An evaluation of the use of Fe-Ti oxide geochemistry and environmental magentism as sedimentary provenance indicators in the River Eden catchment Scotland
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The potential of geochemical and magnetic measurements in sedimentary provenance studies is evaluated in the River Eden catchment (Scotland), where three principal rock types (basalts, andesites and sedimentary rocks) are petrogenetically, temporally and spatially distinct. The northern part of the catchment, occupied by Lower Devonian andesitic rocks, is separated from the southern part of the catchment, occupied by Upper Carboniferous basaltic rocks, by a valley underlain by more erodable Upper Devonian sandstones. All rock types are partially covered by Quaternary glacial till. These four well distinguished potential sediment sources were expected to robustly fingerprint the source components of the stream sediment transported by the fluvial system defining the River Eden catchment. Mineral composition analysis together with magnetic measurements have enabled the characterisation, differentiation and, therefore, the classification of different groups within all potential sources (rocks and till) in terms of concentration, composition and grain size of Fe-Ti oxides. Stream sediment samples were also characterised using the same approaches. Raw data are analysed and interpreted graphically by scattergrams, and statistically by correlation coefficients, analysis of variance and simultaneous R- and Q-mode factor analysis. A comparison of both source and sediment characteristics is assisted principally by discriminant function analysis which leads to a qualitative estimation of each source contribution to the sediment. Linear programming is then applied in order to model quantitatively the provenance of stream sediment samples. Magnetite is found to be the best provenance indicator in the study area. Basalts have higher concentrations, Ti-content and grain size of magnetite than andesites. Till shows a wide variability in magnetite composition, its concentration being close to that of the andesites, whereas the sedimentary rocks are characterised by the scarcity or absence of magnetite. Oxidation of magnetite, eventually to hematite, is found to occur during rock crystallisation, and alteration under aerial conditions. However, during fluvial transport magnetite transforms to sphene. Despite the chemical alteration of magnetite, an environmentally-consistent qualitative provenance model is derived in this study. The sediment transported by each Eden tributary is found to be mineralogically unique as a result not only of mineralogical differences but also of the mixing proportions of the constituting sources. Although, tributary inputs are recognised downstream the River Eden course, sediment characteristics in the main course tend to be homogenised during transport. Even when magnetic parameters are more discriminating than magnetite composition, the intra-source magnetic variability and principally the magnetic interdependence of the sediment sources significantly hinder successful modelling of mixtures using linear programming methodology. More complex statistical methods and/or more discriminating and independent variables are required to achieve a complete quantitative model of the stream sediment provenance over the whole River Eden catchment.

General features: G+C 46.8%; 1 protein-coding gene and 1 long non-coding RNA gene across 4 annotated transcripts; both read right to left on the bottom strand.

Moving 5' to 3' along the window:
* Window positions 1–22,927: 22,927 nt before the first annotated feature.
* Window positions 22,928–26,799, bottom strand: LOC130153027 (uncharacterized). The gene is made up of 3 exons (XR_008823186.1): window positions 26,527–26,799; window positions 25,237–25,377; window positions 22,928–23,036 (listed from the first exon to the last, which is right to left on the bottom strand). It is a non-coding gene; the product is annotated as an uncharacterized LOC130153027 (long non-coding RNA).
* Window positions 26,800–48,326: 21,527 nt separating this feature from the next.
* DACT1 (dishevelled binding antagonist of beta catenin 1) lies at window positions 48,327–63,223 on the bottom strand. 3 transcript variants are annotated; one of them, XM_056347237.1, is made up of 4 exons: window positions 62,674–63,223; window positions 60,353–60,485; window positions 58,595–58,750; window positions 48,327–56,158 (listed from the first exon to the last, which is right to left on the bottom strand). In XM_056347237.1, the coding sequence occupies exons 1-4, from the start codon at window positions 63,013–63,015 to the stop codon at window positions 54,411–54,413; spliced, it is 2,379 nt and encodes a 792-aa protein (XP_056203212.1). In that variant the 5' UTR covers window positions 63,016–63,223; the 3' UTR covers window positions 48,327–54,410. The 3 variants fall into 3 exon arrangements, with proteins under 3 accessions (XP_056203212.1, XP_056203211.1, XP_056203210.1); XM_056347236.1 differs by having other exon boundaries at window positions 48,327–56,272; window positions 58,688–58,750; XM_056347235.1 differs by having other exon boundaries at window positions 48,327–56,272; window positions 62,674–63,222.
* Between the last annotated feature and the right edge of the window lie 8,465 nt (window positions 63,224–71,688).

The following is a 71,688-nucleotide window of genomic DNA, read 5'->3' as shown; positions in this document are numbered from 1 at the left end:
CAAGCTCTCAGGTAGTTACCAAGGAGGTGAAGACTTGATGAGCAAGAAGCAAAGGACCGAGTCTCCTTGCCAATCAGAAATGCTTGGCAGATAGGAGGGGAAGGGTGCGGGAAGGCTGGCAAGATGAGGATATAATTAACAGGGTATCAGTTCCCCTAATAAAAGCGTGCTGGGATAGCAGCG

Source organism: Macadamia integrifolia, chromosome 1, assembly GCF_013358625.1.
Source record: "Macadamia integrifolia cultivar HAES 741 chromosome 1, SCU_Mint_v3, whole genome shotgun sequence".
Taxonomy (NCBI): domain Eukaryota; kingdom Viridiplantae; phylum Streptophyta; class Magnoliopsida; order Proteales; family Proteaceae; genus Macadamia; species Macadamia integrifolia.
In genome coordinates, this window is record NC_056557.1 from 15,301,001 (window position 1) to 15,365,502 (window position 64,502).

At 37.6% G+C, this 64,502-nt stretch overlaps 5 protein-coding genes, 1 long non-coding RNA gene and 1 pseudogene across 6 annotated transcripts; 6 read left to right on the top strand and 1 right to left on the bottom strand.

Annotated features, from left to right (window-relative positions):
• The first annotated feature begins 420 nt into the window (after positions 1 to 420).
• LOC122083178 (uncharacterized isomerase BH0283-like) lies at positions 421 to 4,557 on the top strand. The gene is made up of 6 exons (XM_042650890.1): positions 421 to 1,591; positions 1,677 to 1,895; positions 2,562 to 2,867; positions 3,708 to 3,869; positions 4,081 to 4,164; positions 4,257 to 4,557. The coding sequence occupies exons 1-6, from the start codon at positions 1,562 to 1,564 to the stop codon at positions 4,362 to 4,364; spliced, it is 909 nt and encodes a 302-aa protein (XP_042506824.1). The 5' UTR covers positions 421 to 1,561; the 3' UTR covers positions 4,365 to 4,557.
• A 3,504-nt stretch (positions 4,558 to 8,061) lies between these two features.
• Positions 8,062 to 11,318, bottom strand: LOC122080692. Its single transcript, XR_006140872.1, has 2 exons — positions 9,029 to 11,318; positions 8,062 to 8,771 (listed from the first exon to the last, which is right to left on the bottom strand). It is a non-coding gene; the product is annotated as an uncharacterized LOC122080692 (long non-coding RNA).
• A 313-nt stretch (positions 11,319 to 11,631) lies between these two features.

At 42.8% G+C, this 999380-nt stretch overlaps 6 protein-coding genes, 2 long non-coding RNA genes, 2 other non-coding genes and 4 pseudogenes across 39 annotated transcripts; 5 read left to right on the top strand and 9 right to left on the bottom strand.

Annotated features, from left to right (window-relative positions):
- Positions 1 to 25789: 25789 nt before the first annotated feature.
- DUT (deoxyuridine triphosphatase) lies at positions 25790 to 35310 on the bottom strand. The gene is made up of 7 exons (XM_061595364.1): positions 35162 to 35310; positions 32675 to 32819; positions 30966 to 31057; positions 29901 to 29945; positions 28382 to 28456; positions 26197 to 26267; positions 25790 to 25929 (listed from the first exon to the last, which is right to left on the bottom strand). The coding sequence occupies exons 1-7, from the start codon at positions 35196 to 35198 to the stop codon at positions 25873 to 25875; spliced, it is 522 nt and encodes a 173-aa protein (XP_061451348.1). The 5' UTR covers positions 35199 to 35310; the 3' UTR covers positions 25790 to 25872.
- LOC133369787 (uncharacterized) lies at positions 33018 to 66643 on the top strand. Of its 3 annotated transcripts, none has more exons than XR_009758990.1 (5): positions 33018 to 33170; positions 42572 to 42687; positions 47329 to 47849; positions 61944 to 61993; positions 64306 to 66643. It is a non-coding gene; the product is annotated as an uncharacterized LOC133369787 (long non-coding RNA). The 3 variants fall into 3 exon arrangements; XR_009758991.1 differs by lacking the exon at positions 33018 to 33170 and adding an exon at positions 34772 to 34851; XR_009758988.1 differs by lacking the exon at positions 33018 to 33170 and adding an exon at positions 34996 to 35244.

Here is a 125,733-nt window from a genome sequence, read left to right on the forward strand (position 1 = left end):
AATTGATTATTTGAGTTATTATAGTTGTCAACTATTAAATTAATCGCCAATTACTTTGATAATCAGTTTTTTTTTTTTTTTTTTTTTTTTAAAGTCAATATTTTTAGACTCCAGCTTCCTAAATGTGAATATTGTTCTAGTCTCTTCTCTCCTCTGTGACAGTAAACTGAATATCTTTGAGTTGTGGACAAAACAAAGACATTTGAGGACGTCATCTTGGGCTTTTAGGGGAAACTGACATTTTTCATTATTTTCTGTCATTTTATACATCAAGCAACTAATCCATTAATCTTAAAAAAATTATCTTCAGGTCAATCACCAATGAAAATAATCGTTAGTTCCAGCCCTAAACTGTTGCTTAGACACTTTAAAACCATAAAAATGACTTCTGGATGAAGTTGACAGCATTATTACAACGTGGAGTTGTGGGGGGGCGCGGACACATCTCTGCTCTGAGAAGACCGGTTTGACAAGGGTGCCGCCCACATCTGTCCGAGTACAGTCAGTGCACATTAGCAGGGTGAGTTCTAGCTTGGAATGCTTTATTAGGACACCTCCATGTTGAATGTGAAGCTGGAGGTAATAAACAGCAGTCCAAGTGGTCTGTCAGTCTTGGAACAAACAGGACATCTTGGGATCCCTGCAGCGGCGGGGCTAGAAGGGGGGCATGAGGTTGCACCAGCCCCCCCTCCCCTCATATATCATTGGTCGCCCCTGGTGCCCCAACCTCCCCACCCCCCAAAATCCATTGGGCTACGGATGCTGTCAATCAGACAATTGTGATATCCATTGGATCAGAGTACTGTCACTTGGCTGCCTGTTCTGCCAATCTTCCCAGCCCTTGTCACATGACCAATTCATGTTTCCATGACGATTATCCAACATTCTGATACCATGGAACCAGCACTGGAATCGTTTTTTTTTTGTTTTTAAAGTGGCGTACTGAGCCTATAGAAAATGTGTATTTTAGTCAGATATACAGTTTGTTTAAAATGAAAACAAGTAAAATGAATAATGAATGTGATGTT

Thesis, PhD Doctor of Philosophy
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